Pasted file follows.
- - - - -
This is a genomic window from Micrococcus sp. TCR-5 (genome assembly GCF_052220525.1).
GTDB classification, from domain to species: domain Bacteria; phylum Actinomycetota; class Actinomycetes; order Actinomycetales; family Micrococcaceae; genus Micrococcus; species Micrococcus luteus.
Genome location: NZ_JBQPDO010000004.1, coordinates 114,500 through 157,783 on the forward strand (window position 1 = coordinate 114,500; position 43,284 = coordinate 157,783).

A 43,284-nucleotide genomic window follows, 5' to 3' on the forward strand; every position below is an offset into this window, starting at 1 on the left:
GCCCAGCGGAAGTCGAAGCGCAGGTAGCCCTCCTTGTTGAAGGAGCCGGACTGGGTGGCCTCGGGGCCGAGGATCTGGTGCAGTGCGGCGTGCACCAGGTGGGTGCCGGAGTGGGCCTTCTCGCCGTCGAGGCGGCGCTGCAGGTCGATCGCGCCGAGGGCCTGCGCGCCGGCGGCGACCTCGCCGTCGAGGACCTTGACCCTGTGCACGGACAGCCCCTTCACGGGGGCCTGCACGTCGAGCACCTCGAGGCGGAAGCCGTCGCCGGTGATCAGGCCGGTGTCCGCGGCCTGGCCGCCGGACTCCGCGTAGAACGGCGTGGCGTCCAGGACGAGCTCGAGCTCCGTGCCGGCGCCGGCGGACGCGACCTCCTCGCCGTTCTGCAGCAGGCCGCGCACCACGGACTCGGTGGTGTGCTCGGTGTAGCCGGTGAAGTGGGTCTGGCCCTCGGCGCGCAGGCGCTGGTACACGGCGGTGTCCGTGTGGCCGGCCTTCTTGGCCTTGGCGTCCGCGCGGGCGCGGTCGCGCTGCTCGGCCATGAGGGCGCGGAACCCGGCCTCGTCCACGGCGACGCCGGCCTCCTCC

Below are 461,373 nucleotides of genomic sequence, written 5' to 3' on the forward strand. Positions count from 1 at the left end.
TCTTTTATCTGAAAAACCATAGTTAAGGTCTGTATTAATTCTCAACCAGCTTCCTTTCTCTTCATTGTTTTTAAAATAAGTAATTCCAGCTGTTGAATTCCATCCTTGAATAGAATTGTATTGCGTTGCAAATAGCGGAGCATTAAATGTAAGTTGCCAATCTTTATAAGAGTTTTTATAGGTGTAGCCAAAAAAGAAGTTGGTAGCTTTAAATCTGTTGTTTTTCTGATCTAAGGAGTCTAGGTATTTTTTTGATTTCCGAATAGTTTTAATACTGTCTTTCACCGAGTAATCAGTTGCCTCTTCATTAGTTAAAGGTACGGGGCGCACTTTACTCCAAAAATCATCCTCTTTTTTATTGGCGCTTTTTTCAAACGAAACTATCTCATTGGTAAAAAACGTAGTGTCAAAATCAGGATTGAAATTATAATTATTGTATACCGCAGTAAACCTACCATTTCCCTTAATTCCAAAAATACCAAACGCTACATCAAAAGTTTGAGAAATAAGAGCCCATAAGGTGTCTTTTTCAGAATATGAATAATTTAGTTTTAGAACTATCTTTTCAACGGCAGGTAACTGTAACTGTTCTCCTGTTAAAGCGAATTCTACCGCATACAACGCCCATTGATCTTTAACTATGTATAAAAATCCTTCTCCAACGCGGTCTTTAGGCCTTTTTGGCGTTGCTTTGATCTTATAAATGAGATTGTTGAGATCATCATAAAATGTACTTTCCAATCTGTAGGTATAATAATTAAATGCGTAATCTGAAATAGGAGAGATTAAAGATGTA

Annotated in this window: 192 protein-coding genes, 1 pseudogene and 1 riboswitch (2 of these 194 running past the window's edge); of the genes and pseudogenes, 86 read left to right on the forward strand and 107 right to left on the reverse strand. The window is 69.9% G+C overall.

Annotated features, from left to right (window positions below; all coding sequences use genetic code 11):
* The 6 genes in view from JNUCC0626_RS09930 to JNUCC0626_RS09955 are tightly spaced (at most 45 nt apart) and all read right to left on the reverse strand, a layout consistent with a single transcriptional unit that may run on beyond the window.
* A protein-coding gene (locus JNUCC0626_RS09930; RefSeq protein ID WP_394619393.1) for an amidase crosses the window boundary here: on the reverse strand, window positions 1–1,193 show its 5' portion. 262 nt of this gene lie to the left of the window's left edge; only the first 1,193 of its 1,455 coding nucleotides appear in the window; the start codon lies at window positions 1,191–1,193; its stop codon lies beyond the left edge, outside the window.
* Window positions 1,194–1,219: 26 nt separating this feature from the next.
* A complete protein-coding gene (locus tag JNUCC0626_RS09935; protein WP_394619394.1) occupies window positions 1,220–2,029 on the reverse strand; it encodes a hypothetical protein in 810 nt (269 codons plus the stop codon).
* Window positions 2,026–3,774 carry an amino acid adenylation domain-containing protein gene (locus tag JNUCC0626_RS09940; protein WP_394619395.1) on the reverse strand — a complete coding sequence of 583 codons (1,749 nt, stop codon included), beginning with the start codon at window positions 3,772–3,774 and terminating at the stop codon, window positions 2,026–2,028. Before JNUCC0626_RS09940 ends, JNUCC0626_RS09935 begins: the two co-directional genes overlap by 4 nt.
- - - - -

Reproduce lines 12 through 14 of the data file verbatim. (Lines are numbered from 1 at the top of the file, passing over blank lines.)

* Window positions 1,194–1,219: 26 nt separating this feature from the next.
* A complete protein-coding gene (locus tag JNUCC0626_RS09935; protein WP_394619394.1) occupies window positions 1,220–2,029 on the reverse strand; it encodes a hypothetical protein in 810 nt (269 codons plus the stop codon).
* Window positions 2,026–3,774 carry an amino acid adenylation domain-containing protein gene (locus tag JNUCC0626_RS09940; protein WP_394619395.1) on the reverse strand — a complete coding sequence of 583 codons (1,749 nt, stop codon included), beginning with the start codon at window positions 3,772–3,774 and terminating at the stop codon, window positions 2,026–2,028. Before JNUCC0626_RS09940 ends, JNUCC0626_RS09935 begins: the two co-directional genes overlap by 4 nt.